I have a very special lunch event coming up (fifty odd guests, no biggie) and have decided to whip up some olive paste to accompany my ever popular flatbreads. Not a bad plan, as I imagine there are only so many olives a little family can eat! x 

Thursday, October 5, 2017

582/1038 - Black forest sour cherry crêpes

It has been a crazy time in our house lately; not least because the Richmond Football Club finally won themselves a premiership.  

Please excuse me while I hijack this post* to celebrate a win we thought might never come...

At the beginning of the year, the Tigers were not expected to perform at the highest level. Last year's performance was a bit flat and Tiger fans were feeling the same way. Undeterred, I made it my mission to attend as many games as possible this year, largely to ensure a strong connection was maintained with my oldest boy. Although we do converse regularly, there is only so much interest a teenage boy can maintain when it comes to political news and world events. 

It was time for me to reinvest heavily in football. 

The year turned out to be more enjoyable than we had hoped; the first five games going Richmond's way and in all, only a handful of heartbreaking losses to endure. My boy and I took to tagging one another in various football related posts and of course the will-he-won't-he discussions regarding the re-signing of Dustin Martin was a conversation which dominated our household for some time. My maternal instinct was strong and I was confident he would stay, having observed his incredible journey of personal growth at a club which clearly provided him with a support structure significantly more important to this young man than simply the provision of his salary. 

Frequently the subject of ridicule, I regularly referred to the extraordinary camaraderie amongst the Richmond players as being one of the keys to their success. I have worked in many environments throughout my career and have not once been a part of a high performing team which did not also include a very special personal connection between its members. Of course I felt vindicated when the coach professed to his players that they were the love of his life. I am willing to bet Mrs Hardwick had something to say about that particular revelation!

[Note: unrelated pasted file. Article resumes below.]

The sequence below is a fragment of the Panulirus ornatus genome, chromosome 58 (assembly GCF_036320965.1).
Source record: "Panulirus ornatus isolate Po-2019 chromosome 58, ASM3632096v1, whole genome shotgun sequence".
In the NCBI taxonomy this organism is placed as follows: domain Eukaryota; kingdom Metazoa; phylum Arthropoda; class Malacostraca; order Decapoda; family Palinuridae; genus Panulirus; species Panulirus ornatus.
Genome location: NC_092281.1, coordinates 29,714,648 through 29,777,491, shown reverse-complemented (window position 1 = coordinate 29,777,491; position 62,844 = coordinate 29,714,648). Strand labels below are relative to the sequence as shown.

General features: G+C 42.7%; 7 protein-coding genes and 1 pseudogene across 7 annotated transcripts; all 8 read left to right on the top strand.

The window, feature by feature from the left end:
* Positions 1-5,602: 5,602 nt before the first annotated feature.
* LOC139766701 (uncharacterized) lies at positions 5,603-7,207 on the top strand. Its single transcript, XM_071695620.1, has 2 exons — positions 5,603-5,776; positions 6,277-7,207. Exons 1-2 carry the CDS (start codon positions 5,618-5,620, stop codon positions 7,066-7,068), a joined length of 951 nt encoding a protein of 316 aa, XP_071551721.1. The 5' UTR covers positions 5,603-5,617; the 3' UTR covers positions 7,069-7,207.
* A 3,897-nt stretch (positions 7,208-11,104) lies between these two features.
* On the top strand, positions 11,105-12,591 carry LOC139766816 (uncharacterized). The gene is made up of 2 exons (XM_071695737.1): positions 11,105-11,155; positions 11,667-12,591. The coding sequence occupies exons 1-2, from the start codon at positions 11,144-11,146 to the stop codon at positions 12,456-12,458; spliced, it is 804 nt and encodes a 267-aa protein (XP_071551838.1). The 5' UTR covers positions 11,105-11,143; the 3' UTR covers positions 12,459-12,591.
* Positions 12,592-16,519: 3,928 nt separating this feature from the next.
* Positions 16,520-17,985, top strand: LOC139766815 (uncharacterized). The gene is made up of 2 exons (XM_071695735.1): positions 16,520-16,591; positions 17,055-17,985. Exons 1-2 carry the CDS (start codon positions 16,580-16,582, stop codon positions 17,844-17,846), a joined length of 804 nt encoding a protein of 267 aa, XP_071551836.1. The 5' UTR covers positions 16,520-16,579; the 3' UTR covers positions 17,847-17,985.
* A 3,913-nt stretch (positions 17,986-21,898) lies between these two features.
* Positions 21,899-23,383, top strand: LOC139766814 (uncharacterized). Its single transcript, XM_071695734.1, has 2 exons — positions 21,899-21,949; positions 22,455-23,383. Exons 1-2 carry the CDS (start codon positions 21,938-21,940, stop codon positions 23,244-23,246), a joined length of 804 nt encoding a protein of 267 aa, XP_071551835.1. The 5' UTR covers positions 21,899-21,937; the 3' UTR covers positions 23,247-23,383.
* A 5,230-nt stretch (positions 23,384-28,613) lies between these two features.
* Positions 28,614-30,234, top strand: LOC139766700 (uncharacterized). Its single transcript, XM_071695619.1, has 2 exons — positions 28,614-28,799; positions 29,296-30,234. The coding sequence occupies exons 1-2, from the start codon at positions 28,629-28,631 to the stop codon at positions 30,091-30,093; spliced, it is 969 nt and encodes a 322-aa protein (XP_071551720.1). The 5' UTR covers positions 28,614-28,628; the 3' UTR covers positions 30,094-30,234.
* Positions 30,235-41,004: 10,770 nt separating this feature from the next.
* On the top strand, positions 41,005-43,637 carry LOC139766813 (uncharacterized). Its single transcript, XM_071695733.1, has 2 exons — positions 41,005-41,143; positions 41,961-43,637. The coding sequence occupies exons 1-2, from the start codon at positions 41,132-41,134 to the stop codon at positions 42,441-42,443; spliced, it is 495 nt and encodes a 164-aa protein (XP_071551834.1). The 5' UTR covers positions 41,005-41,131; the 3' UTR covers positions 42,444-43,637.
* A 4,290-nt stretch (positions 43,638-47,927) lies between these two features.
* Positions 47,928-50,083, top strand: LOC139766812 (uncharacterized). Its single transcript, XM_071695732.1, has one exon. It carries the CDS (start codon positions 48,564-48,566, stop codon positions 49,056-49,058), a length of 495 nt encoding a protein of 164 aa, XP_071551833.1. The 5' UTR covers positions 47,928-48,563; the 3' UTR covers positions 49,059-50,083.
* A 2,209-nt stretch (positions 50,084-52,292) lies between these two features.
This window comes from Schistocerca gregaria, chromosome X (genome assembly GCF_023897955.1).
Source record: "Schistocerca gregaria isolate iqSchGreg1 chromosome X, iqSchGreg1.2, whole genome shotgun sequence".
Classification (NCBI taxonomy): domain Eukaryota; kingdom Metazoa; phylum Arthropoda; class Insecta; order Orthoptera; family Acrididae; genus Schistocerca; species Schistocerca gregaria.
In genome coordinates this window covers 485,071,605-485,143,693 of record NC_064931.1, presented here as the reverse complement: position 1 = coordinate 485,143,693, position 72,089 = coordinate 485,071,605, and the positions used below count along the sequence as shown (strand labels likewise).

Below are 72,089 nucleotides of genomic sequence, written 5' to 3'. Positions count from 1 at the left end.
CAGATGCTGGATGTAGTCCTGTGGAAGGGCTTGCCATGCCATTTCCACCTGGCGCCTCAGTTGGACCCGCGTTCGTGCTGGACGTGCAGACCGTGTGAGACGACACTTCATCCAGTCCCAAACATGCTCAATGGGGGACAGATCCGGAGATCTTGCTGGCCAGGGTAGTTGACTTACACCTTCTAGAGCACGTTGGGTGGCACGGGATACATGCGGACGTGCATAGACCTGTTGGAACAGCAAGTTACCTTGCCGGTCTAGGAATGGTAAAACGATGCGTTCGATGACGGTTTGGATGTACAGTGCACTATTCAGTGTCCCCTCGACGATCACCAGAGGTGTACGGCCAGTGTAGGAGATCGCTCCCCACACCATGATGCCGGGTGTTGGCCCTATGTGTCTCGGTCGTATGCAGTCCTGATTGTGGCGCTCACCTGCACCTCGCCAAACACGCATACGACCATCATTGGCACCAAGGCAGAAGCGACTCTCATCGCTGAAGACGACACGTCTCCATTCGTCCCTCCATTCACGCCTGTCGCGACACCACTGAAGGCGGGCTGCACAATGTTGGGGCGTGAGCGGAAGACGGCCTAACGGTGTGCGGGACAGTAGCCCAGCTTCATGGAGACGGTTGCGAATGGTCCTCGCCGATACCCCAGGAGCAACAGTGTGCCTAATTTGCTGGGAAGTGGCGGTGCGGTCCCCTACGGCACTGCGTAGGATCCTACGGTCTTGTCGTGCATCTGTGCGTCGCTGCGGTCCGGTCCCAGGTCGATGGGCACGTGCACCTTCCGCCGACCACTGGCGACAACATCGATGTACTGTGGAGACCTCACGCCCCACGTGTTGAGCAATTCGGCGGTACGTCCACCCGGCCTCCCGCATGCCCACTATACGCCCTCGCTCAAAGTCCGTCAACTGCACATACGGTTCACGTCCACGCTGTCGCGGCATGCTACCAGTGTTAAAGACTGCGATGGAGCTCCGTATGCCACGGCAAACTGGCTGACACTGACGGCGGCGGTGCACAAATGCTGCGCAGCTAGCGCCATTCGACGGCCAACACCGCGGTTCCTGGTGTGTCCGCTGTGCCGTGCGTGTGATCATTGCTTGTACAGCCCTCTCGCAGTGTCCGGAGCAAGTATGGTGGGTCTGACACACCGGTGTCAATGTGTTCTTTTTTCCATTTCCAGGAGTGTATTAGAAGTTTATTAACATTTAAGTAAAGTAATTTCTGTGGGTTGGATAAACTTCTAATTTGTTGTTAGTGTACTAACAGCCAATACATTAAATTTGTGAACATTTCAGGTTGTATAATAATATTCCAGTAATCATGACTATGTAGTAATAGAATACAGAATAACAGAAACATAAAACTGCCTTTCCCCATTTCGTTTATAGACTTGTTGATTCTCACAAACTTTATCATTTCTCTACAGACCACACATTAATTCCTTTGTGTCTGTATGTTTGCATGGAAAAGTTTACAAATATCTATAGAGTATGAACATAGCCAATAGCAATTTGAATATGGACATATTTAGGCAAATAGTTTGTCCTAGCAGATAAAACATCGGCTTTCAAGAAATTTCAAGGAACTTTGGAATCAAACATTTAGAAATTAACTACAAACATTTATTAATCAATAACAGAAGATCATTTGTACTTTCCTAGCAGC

But back to number 4. Whilst I realise some people are prone to judging Dustin Martin based on his haircuts and neck tattoos, I see a young man who inspires young players to behave admirably on-field. A young man who regularly gives his all and accepts questionable umpiring decisions with a grace that is beyond his years. I could not care if his entire body was just one big tattoo - I'll take him as a role model for my boys any day. Let's face it, we all loved Matthew Richardson (and still do - who's heart didn't melt when he came up on the big screen in tears?) but inbetween acts of football greatness, his behaviour towards the game's officials, and occasionally his teammates, left us wincing with discomfort. The current young side at Richmond show none of that, even in the face of humiliation (read: St Kilda trouncing, Round 16). I couldn't be more proud watching them than if they were my own boys.  

After an immensely satisfying home and away season, we were lucky enough to score tickets to both the qualifying and the preliminary final. Sadly, I accidentally booked a catering gig for September 23rd (what was I thinking?) and so the night of the prelim saw me at a stove, on a boat, stirring risotto and watching the game on my iPad. If I couldn't be at the game, I was going to keep track of progress one way or another! 

Of course being the boss I didn't have anybody to tell me that watching the football as I worked in an open kitchen was not the most professional of looks but I was confident that Melbournites would understand. Given the number of times I heard the young guests singing the Richmond theme song throughout the night, I would say my assumption was correct. My husband tells me that multi-tasking is simply a way of doing two or more things simultaneously and at a sub-standard level. My perfectly finished mushroom risotto said otherwise, so I am calling that myth well and truly busted.